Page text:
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Wall Street Journal pits Oregon vs. Washington

October 27, 2010 --

Last Saturday the Wall Street Journal printed this editorial over the State of Washington’s initiative I-1082.  The editorial is below.

Oregon Vs. Washington
By Wall Street Journal Editorial Board

In the battle to promote growth and job creation, Washington state is especially important this election year. While the Bill Gates family and government unions work together to impose a state income tax, the business community is bidding to bust the state monopoly over workers’ compensation insurance.

The fight is over ballot initiative I-1082, which would allow private insurers to compete in the market for insurance providing medical benefits and wage replacement to workers injured on the job. Many large Washington companies self insure, but others are required to buy this insurance from the state Department of Labor and Industries. Washington is one of four states that retains a monopoly, with predictable results.

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Newspaper circulation drops again: Compare rankings

October 25, 2010 --

By Oregon Tax News,

Newspaper circulations are continuing to decline but at lower rate according to numbers released by the Audit Bureau of Circulations. The Oregon newspaper fell 4.05% when the average was 4.99%. This is positive news since in previous cycles The Oregonian has led national average circulation declines.

The only top 25 newspapers to gain circulation was the Wall Street Journal at 1.82% and the Dallas Morning News at .25% growth. The Oregonian circulation change fared 8th best when compared to the other 25 newspapers. All the numbers show a gradual decline in the rate of subscription drops which indicate that most newspapers seem to be settling into longer term levels. Sunday circulation declined an average of -4.45% drop and The Oregonian fared better than this average with a -3.50% decline.

How they rank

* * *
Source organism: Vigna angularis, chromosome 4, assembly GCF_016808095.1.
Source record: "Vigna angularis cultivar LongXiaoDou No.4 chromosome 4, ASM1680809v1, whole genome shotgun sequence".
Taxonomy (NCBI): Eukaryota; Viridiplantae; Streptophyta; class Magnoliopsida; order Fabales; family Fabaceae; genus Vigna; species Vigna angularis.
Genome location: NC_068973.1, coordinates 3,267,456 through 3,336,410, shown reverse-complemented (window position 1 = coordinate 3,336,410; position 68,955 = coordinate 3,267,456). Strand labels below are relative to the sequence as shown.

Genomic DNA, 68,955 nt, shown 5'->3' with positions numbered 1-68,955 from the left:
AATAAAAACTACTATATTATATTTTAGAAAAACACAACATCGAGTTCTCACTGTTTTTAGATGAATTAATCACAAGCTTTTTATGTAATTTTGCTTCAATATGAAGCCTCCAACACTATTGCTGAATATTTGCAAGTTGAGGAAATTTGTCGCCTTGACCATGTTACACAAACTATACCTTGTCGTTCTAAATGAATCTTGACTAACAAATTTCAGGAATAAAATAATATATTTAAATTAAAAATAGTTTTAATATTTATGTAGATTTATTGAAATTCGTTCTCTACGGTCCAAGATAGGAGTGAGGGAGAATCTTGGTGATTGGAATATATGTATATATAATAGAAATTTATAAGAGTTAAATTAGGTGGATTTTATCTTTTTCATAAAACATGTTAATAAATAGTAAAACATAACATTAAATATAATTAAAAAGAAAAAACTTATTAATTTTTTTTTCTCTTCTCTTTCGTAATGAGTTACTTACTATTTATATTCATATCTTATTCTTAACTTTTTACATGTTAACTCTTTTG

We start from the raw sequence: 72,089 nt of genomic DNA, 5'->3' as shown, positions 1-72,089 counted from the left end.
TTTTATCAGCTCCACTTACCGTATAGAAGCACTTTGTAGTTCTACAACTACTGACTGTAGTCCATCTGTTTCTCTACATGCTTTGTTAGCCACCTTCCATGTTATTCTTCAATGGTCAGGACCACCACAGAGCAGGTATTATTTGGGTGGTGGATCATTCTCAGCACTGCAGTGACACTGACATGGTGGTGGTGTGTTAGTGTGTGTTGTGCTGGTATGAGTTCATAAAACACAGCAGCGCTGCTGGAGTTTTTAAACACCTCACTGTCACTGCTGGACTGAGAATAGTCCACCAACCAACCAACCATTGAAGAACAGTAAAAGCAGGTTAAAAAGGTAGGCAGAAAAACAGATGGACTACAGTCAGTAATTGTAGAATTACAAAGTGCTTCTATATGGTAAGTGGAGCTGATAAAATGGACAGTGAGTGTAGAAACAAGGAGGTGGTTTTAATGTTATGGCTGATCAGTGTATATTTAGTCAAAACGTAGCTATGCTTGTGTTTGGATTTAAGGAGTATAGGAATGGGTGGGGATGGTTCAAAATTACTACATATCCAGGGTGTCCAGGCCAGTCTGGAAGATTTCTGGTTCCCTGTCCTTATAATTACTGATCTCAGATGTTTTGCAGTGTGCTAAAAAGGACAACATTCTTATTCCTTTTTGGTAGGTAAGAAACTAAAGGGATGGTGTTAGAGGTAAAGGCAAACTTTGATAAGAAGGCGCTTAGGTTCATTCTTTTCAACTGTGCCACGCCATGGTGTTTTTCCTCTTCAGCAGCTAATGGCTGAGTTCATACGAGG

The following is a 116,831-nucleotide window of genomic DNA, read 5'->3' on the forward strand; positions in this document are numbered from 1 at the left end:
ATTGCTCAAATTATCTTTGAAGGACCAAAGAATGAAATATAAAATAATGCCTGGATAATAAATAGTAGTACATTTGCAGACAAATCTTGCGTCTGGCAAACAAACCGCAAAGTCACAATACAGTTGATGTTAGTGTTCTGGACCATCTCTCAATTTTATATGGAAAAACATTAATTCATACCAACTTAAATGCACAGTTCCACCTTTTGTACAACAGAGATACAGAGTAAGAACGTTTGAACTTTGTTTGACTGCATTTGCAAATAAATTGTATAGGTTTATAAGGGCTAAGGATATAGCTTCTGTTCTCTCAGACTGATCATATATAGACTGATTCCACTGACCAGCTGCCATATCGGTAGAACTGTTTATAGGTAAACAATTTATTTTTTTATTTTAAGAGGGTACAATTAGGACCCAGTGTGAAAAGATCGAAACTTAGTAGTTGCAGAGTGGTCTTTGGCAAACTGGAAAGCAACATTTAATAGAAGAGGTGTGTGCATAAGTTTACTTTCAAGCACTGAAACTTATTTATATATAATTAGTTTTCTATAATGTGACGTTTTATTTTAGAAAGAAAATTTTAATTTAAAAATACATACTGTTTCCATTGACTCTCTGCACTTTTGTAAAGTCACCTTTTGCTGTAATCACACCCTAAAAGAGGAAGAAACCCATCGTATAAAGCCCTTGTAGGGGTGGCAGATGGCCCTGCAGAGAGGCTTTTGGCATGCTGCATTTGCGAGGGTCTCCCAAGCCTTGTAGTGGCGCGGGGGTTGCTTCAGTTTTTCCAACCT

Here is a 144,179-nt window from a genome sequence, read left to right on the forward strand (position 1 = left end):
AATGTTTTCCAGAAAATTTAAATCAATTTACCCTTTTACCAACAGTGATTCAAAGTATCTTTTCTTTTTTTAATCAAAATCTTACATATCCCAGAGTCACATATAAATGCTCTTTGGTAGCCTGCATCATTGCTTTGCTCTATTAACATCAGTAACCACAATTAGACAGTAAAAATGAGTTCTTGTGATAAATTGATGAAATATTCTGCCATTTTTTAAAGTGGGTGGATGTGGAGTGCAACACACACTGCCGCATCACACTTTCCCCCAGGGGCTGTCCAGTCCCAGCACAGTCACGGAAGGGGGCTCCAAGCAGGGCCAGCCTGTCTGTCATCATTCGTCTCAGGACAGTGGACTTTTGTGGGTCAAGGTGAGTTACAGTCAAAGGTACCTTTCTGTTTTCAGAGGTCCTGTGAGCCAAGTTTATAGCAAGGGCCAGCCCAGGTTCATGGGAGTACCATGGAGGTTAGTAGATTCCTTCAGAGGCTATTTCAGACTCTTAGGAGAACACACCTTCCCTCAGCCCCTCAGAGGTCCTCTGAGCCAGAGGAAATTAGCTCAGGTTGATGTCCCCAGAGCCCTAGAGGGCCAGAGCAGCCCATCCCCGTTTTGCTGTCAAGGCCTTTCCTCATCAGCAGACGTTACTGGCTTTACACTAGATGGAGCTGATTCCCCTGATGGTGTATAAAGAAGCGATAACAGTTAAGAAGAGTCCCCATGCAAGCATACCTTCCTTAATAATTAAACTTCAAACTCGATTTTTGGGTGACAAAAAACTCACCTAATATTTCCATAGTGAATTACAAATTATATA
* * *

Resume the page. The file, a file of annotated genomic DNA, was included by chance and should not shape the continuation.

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What A Trade War Means for Business and the Economy?


Trade War: What Does It Mean for Business and the Economy?
By Bill Conerly,
Conerly Consulting
, Businomics

“Trade wars” proclaimed recent headlines. Here’s a guide for what business leaders should know about the controversy. There are two battle tactics to understand: exchange rate devaluation, and tariff/quota policy.

The U.S. dollar exchange rate has been falling, while other countries also want their own currencies to fall. However, it’s clearly impossible for every country’s exchange rate to fall. When one exchange rate falls, the trade partner’s exchange rate rises. The easiest way to understand the dollar’s exchange rates with many different countries is to average them, using weights based on how much trade we do with each country.

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Warning Against New Money Market Fund law

October 24, 2010 --

U.S. Chamber Warns Against Moves That Would Harm Money Market Funds
— Removing Stable Pricing Would Harm Businesses, Investors, and Recovery
BY US Chamber of Commerce

WASHINGTON, D.C.—The U.S. Chamber of Commerce expressed concern over the report issued by the President’s Working Group on Financial Markets (PWG)  regarding the regulation of money market mutual funds.

“Forcing money market funds to float their Net Asset Value will not make them safer and will directly harm American businesses that rely on money funds to finance short-term needs such as payroll and inventory,” said David Hirschmann, president and CEO of the Chamber’s Center for Capital Markets Competitiveness. “We support appropriate steps to preserve and strengthen this vital source of business financing, but floating the Net Asset Value is one proposal that should be rejected outright.”

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Who is hiring right now?

October 23, 2010 --

Survey Reveals Top Areas for Seasonal Jobs
By Career Builders,

CHICAGO, October 20, 2010 – Seasonal jobs may be the foot in the door job seekers are looking for in a competitive job market, according to a new survey from CareerBuilder. Two-in-five employers (40 percent) who are hiring seasonal workers in the fourth quarter this year said they will likely transition some into full-time, permanent employees, up from 31 percent in 2009. The top five areas employers are recruiting holiday help for include retail (33 percent), customer service (31 percent), administrative/clerical support (17 percent) shipping and delivery (12 percent) and hospitality (10 percent). The survey was conducted among more than 2,400 employers between August 17 and September 2, 2010.